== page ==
Furthermore, Hermans and Hermans-Konopka postulate centring and decentring movements on each level of self-organization. Centring movements go in the direction of the centre of the self, towards order and perfect integration. Decentring movements go away from the centre and undermine an existing organization and integration of the self. Each of these movements has positive and negative functions. Decentring movements engage with the increasing diversification of positions, and can potentially facilitate innovation of the self. However, they can lead to disorganization, chaos and fragmentation if they become overly dominant. Centring movements restore the organization of the self when an existing order is disrupted. However, if they become overly dominant, the self is at risk of becoming rigid, fossilized and inflexible. Hermans and Hermans-Konopka highlight that while centring movements are emphasized in the modern model of the self, and decentring movements are characteristic of the postmodern model, his dialogical self model is constructed in such a way that it can incorporate both types of movements and, therefore, negotiate between modern and postmodern perspectives.
Overall, Hermans”s model of the dialogical self appears to be considerably more open and dynamic than McAdams”s notion of identity as a life story. However, closer analysis of Hermans”s engagement with temporality, change and transformation reveals some limitations. In outlining these limitations it is instructive to examine foundational assumptions about the dynamic aspect of the dialogical self presented by Hermans and Kempen in The Dialogical Self: Meaning as Movement. Inspired by Bakhtin”s dialogism, the dialogical self model postulates that the I can move, in an imagined landscape, from the one to another position, from which different or even contrasting views of the world are possible. Moreover, like the voices in Dostoevsky”s novels, from different spatial positions, multiple Is may enter into dialogical relationship, agreeing or disagreeing with each other, which may lead to the emergence of meanings that are not given at only one of the available positions.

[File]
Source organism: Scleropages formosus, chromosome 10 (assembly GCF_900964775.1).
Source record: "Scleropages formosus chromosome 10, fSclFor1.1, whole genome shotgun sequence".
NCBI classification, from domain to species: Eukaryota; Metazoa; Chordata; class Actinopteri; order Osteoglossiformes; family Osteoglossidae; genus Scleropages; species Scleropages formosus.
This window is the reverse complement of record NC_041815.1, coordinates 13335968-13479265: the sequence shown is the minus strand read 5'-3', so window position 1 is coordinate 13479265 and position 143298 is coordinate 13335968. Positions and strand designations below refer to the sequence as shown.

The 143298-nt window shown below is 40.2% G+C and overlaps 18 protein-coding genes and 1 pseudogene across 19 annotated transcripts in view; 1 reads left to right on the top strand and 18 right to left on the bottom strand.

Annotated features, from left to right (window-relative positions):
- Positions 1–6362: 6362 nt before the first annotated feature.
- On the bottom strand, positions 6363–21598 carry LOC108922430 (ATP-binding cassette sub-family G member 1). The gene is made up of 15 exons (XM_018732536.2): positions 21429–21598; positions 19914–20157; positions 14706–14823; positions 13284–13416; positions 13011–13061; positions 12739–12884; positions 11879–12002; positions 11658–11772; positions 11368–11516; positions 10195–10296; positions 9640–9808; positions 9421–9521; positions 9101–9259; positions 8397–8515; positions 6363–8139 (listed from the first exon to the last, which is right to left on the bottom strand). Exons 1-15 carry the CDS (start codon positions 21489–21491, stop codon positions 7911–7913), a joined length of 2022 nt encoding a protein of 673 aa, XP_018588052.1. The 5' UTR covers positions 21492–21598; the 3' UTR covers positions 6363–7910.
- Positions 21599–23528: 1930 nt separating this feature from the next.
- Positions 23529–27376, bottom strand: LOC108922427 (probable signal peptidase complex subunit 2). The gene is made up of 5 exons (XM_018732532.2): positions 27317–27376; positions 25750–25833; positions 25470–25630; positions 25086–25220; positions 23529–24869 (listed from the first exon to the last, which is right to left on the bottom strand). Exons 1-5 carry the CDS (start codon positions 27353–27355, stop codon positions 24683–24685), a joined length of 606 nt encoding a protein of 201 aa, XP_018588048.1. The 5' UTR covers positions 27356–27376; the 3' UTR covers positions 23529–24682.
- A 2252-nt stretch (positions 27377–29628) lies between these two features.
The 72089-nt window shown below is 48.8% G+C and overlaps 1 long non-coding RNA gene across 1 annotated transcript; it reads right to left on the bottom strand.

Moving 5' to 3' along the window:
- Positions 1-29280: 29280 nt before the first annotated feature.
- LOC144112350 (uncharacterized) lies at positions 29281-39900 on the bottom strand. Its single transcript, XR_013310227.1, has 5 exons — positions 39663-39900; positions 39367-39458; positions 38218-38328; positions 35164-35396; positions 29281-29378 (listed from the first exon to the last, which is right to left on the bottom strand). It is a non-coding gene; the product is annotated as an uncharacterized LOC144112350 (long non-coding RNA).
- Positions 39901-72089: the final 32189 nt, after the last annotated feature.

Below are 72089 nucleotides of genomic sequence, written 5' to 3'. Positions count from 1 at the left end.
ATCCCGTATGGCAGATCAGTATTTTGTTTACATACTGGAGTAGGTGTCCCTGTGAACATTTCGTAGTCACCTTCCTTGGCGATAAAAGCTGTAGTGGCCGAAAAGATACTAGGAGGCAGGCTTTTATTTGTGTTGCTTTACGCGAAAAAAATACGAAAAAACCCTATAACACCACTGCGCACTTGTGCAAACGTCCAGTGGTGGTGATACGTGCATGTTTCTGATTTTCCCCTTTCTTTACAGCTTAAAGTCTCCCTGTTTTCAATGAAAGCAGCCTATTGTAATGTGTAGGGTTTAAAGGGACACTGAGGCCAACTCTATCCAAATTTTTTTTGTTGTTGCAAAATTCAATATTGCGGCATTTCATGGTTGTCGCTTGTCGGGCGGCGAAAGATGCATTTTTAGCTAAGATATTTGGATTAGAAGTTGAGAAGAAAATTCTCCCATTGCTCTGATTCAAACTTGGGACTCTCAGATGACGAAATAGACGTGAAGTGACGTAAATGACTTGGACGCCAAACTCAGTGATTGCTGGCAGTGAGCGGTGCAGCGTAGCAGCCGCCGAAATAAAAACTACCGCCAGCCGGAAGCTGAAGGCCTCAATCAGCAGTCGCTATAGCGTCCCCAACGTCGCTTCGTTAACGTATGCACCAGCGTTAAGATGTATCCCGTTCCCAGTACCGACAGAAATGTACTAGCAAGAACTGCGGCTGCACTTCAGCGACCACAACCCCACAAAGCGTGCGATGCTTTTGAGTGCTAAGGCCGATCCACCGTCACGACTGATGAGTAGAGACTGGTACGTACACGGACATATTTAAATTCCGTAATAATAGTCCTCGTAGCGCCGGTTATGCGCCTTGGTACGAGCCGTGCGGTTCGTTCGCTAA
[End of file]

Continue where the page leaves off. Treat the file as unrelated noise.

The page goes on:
In adopting Bakhtin”s theorizing, Hermans and Kempen follow in particular Michael Holquist”s (1990) architectonic conceptualization of Bakhtin”s idea of polyphony, which accords great significance to spatial rather than temporal organization. Addressing the spatialization of temporal positions, Hermans and Kempen draw further analogies from the modernist novels of Gustave Flaubert, James Joyce, Virginia Woolf and Gertrude Stein. These literary texts allow one to move beyond the understanding of narrative as intrinsically temporal, organized along the stages of beginning, development and ending. Instead, if time and space are accorded equal importance, narrative can be construed as open-ended. Such a view is essentially in accord with Bakhtin”s thesis of “unfinalizability”, which Hermans and Kempen adopt as a guiding principle in their model:
Narrative, conceived as a multiplicity of I-positions, means, in fact, that each I, as an author, has its own story to tell. This implies that there is not a single and final ending. Rather, a complex narrative with ongoing dialogical relationships between several positions assumes an open process that resists not only a final unification, but also a final completion. (Hermans and Kempen 1993: 60)
As a general outline of a theoretical framework, this premise appears to be promising, particularly with regard to addressing the possibility of change and reinstating an open—rather than a closed—temporal dimension. However, some of this conceptual richness gets lost in the development of a working, operationalized model.